Old age is not particularly special or virtuous in and of itself. Old age is simply the terminal stage of the human lifespan. What is good and virtuous, however, is giving back, contributing, growing and deepening your learning as you age. Senior citizens who achieve this are often described as “wise”. This article describes a beloved Japanese elder who stayed active and vibrant as he aged, contributing much to his community and country.
“Until the turn of the century, Dr. Hinohara was known mainly in the medical profession. Then, at age 90, he published “How to Live Well,” a collection of commentaries on life with his gentle visage on the cover, wearing a doctor’s coat and holding a stethoscope. The book said people over 75 shouldn’t be shunted to society’s margins, and he exhorted his fellow elderly citizens to consider themselves “on the job” of living even if they were retired from paid work. “
Stories like this are inspirational but we should remember that high achieving elders were often driven, high-agency people in their younger years. Is it possible for someone to radically reinvent themselves as a senior citizen? If you believe in the power of human potential, then the answer is yes.
In the article “What can we learn from people who succeed later in life?“. Albert-László Barabási makes some good points. When you consider that aging is a biological reality we all face, it is surprising we don’t hear more about aging and how to be healthy and productive as we age. The largest cohort of aged people in human history, the baby boomers, are now entering their later years. Perhaps we don’t hear much about aging because it is depressing. Youthfulness is considered to be energetic, beautiful, and healthy but people often equate aging with decline, senility, weakness, and sickness.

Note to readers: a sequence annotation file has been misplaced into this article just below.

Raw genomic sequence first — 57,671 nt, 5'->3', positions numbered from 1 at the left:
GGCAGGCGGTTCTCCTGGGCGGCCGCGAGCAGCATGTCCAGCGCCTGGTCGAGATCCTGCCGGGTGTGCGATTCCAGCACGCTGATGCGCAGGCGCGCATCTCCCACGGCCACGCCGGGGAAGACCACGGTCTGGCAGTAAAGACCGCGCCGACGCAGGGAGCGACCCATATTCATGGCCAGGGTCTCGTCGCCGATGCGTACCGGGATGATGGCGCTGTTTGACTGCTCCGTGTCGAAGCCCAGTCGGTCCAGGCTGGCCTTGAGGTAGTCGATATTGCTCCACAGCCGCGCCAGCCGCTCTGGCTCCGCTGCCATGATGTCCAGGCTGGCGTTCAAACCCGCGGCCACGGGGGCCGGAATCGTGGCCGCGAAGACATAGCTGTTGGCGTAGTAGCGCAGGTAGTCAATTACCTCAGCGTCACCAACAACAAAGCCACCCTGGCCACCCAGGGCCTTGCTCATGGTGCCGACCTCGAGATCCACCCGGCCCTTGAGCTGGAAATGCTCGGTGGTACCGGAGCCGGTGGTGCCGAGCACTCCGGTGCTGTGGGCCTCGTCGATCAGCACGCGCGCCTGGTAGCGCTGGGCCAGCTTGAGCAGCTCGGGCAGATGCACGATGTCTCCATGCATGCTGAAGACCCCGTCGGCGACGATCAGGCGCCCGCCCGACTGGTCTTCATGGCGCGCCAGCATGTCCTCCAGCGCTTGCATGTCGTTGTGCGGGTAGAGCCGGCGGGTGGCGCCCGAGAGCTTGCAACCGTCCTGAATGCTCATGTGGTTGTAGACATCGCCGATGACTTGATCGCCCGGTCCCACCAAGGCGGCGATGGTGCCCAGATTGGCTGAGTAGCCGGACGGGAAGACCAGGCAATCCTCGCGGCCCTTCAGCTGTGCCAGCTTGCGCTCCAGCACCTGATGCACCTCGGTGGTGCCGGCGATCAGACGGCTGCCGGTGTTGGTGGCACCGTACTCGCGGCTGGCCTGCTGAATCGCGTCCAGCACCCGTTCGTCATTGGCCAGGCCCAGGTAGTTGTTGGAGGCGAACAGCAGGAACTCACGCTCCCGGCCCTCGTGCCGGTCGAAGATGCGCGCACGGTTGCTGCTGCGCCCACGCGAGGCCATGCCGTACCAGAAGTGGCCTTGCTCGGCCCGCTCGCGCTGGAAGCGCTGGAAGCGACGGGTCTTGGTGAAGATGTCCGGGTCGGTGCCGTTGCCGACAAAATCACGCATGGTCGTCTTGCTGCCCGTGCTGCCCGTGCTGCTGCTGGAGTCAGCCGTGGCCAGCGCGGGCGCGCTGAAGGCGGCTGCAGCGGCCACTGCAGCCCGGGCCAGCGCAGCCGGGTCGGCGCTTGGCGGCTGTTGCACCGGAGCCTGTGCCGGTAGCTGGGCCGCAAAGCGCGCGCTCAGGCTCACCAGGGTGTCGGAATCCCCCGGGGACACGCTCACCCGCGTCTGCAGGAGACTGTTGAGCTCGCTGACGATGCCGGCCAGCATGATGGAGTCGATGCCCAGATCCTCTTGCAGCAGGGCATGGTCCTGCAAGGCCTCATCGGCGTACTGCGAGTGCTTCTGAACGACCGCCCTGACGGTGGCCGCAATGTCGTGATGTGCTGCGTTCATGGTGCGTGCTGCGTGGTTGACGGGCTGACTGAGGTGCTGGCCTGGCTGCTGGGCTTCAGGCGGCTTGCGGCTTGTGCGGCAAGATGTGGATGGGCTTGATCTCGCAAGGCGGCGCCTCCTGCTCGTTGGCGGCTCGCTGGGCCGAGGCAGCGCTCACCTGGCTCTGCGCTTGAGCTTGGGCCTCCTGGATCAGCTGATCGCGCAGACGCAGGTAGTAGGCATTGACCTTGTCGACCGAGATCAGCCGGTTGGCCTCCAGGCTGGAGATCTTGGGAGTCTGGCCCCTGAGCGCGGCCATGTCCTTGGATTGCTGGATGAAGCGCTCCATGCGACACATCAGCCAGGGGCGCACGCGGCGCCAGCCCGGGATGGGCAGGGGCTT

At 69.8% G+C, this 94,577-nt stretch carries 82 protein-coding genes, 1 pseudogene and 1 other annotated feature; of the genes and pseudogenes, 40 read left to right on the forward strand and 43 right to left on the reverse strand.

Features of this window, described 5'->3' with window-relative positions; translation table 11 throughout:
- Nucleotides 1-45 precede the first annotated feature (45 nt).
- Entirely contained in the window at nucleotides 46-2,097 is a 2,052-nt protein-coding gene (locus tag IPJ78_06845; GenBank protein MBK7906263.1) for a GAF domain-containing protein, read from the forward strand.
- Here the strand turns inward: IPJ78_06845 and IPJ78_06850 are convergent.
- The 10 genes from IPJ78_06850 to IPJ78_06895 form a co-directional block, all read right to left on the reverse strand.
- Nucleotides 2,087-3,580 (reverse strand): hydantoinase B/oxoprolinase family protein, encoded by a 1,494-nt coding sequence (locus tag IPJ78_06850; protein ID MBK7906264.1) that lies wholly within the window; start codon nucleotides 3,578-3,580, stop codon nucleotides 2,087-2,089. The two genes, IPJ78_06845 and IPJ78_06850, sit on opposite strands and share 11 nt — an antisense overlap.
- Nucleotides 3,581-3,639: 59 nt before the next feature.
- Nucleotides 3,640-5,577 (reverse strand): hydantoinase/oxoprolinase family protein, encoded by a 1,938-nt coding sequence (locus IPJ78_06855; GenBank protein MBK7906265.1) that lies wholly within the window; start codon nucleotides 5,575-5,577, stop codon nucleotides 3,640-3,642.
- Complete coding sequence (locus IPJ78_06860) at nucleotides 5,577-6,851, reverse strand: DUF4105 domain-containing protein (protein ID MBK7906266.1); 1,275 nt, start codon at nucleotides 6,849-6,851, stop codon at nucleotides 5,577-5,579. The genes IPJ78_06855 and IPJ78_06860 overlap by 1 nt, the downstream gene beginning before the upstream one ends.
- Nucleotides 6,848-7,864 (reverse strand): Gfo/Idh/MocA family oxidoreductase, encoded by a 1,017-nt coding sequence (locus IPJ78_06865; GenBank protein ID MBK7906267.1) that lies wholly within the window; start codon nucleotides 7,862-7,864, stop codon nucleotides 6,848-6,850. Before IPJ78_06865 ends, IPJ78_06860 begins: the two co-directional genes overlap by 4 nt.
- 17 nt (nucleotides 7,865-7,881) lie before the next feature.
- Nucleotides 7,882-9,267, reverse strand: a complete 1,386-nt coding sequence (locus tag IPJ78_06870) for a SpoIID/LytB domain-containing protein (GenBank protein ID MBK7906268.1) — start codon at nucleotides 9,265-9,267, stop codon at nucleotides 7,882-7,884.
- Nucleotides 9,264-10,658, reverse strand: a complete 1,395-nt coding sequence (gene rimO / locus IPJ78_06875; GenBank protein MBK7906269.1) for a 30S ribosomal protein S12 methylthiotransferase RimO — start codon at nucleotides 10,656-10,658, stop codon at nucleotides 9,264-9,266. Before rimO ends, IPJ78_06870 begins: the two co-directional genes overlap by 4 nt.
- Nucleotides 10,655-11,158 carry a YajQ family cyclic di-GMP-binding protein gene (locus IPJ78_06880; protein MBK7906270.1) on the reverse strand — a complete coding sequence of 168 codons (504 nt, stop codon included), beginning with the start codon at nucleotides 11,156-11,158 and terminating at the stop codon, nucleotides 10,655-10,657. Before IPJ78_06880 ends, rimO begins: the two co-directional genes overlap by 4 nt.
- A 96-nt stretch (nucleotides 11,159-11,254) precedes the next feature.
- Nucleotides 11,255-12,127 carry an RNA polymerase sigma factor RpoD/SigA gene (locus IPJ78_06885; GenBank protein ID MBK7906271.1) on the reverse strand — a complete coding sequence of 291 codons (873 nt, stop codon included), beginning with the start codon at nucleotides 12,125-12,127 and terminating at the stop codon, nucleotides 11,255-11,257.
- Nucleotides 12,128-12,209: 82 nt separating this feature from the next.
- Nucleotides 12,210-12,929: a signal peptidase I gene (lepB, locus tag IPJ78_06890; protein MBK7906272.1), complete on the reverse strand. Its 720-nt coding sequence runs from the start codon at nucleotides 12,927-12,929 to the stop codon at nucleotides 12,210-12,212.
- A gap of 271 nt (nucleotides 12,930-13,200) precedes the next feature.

I recall reading an article about early achievers and late achievers a few years ago. Apparently some high achievers peak very young while others peak relatively late in life. This article speaks about high achievers who peak later in life.
I love the story of Japanese painter, Hokusai, who died at the age of 89, having been remarkably productive in his later years. A genius and an eccentric, he called himself “Old Man Mad With Painting”. The article does not mention Claude Monet, a long-lived artist who produced an incredible amount of high quality work well into his 80s. Picasso is another long-lived artist who stayed productive as he aged but Picasso’s later work was a shadow of his earlier genius. Unlike Hokusai and Monet, Picasso peaked in his youth.
The article describes high achievers, creative, intelligent and driven people, who peak later in life rather than earlier. The title of the article notwithstanding, every person in the article already had agency, intelligence and determination when they were young. They call this a person’s “Q factor” and they claim “Your ability to turn an idea into a discovery is equally important, and that varies dramatically from person to person”. According to the article, “We all start our careers with a given Q, high or low, and that Q-factor stays with us until retirement.” The idea that we don’t change is rather depressing, and it clashes with recent research in brain plasticity that suggests people can make radical positive changes which can be measured by brain scanning technology.